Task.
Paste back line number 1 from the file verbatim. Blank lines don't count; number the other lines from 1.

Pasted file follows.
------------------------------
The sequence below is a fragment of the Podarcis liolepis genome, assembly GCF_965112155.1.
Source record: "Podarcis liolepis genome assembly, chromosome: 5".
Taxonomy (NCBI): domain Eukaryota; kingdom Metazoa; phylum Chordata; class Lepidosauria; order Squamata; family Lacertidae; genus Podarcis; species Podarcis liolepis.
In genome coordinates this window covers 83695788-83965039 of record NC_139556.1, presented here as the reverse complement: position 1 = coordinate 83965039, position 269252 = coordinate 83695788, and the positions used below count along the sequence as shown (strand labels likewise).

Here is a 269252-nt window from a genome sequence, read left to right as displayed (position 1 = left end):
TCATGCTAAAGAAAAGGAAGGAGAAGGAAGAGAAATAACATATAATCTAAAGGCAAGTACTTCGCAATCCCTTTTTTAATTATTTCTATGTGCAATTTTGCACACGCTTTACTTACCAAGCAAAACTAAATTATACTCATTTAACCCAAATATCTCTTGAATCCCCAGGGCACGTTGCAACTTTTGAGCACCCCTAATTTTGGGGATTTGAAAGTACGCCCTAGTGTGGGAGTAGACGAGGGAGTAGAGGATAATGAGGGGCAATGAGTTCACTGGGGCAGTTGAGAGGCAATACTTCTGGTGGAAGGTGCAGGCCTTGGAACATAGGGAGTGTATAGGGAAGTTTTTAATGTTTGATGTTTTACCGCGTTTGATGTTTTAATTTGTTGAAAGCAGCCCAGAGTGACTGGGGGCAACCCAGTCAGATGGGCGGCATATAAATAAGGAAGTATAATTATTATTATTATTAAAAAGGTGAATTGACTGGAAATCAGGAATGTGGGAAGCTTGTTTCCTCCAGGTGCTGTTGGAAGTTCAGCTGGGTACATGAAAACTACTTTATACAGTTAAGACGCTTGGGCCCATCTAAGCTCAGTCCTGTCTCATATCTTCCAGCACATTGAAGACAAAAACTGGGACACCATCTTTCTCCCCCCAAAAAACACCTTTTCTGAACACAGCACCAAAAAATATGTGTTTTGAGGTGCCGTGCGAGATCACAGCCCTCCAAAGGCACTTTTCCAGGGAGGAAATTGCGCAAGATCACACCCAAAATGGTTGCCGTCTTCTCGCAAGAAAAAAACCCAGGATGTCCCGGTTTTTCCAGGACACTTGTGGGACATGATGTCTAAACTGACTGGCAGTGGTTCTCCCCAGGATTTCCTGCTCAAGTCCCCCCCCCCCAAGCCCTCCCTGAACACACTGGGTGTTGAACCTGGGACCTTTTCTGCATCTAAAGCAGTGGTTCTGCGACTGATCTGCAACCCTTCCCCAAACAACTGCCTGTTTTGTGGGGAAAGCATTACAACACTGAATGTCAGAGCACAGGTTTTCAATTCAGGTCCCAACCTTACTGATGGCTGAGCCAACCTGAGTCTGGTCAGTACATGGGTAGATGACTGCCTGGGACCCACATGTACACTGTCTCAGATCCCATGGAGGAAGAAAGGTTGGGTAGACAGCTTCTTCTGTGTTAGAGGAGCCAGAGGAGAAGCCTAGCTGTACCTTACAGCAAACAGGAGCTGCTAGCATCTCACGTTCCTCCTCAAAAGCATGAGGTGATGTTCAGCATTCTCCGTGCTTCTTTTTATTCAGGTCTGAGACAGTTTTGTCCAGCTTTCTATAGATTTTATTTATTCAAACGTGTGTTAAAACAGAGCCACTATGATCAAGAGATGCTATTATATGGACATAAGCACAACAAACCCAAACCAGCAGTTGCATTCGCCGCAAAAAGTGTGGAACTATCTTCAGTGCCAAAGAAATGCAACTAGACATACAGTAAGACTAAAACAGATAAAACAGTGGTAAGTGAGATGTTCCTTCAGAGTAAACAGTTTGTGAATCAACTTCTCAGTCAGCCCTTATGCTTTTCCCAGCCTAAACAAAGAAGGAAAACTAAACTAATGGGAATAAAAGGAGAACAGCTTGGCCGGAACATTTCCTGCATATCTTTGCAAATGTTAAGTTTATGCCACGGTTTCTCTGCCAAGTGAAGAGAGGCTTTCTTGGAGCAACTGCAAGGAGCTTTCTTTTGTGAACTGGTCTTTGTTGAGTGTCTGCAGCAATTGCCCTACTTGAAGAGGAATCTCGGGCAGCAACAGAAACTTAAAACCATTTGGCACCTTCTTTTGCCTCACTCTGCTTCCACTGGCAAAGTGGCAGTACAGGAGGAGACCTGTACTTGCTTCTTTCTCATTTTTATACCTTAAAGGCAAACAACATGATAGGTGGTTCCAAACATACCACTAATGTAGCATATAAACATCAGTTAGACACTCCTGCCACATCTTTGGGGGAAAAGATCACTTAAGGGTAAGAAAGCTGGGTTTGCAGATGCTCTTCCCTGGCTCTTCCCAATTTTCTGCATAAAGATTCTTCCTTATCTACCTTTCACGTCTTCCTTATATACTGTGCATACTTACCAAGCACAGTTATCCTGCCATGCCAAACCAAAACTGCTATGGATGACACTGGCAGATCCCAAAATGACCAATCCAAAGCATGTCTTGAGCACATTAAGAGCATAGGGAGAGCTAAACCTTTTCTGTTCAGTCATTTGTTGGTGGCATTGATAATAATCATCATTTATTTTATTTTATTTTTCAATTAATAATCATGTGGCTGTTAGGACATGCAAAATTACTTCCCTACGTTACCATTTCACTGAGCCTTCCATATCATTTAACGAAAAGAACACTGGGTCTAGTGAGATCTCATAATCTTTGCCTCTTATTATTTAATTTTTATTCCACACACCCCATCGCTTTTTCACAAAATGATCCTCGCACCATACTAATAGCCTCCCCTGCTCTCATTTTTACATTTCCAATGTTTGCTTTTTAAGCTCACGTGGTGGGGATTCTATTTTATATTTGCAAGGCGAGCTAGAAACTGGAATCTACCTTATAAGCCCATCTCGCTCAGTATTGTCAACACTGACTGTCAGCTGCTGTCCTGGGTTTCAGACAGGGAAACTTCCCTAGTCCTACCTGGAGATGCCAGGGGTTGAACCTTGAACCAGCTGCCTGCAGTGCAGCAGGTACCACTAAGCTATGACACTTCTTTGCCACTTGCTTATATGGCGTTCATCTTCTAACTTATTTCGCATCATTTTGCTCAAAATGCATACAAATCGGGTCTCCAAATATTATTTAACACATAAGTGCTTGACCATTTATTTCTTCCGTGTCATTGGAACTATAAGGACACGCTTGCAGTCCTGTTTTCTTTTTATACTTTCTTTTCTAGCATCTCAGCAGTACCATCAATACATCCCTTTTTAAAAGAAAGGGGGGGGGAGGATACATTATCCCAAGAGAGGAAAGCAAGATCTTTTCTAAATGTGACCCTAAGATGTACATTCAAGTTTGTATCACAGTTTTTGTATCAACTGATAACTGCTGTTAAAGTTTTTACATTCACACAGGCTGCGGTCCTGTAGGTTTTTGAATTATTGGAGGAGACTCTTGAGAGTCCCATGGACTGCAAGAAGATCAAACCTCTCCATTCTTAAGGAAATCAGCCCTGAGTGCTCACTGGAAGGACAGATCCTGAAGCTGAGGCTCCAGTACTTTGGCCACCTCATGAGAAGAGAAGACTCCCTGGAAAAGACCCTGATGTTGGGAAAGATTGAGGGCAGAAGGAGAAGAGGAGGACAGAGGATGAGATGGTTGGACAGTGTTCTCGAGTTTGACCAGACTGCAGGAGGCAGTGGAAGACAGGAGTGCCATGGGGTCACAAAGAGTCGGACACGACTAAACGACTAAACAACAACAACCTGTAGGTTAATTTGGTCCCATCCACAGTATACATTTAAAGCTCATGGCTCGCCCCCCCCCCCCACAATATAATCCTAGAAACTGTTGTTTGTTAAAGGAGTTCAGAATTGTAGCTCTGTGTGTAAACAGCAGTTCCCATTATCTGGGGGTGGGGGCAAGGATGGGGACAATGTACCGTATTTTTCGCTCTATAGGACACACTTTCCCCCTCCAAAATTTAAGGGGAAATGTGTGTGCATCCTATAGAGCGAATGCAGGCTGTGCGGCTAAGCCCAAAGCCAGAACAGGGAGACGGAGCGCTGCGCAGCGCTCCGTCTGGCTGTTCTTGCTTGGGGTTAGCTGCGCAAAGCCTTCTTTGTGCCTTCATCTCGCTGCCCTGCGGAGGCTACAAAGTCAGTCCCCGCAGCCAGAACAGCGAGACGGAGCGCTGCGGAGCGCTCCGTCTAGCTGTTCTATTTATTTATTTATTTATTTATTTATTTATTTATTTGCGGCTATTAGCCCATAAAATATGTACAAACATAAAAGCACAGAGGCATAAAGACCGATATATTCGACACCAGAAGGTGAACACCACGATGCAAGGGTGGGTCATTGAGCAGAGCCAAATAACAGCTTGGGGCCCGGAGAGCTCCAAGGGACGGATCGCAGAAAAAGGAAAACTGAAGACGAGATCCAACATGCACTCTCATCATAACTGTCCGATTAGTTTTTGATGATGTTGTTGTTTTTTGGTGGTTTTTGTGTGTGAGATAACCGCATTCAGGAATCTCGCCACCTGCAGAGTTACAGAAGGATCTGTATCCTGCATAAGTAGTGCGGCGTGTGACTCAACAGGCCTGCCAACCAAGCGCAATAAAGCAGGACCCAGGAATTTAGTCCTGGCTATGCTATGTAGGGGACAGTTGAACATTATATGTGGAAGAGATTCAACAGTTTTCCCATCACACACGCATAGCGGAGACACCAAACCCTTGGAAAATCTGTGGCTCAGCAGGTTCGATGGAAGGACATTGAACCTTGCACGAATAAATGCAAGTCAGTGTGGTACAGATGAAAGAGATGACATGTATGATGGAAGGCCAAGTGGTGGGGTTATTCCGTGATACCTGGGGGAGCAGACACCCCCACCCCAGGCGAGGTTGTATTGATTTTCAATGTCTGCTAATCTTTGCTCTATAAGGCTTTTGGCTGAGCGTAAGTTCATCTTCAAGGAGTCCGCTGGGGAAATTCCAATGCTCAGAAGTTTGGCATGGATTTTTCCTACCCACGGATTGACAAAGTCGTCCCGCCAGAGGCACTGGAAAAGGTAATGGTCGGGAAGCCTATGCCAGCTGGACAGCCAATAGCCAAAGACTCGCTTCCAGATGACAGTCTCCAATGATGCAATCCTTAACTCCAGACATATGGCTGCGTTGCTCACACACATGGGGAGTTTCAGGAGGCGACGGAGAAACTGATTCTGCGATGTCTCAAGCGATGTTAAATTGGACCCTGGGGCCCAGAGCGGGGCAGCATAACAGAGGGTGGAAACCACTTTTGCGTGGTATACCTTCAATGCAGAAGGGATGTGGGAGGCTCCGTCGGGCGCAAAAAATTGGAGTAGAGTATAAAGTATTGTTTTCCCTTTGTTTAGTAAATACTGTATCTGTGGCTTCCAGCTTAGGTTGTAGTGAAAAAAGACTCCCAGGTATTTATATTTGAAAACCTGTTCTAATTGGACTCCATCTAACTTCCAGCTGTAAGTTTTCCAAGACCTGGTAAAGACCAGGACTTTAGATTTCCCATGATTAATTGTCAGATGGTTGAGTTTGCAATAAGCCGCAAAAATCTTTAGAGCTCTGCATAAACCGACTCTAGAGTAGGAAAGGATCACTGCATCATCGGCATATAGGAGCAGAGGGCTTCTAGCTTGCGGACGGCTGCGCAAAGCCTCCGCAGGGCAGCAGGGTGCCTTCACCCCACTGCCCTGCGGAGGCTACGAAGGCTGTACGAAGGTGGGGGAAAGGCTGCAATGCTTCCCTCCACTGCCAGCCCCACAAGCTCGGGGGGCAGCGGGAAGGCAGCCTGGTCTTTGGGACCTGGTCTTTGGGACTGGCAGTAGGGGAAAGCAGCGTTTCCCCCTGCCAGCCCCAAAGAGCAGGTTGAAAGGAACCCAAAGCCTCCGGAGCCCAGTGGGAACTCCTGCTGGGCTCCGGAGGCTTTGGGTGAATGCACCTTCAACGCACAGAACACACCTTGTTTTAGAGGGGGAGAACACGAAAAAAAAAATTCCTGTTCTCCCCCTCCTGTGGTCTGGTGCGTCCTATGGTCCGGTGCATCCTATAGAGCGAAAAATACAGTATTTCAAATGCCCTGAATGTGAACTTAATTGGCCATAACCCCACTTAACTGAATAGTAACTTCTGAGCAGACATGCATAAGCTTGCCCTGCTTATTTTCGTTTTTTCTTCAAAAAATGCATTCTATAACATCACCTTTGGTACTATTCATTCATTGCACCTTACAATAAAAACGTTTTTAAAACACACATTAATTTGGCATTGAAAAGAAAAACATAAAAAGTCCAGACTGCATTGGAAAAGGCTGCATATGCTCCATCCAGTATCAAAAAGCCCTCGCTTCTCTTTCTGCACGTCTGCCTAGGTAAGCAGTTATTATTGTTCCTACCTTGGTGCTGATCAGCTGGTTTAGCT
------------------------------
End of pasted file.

The sequence below is a fragment of the Podarcis liolepis genome, assembly GCF_965112155.1.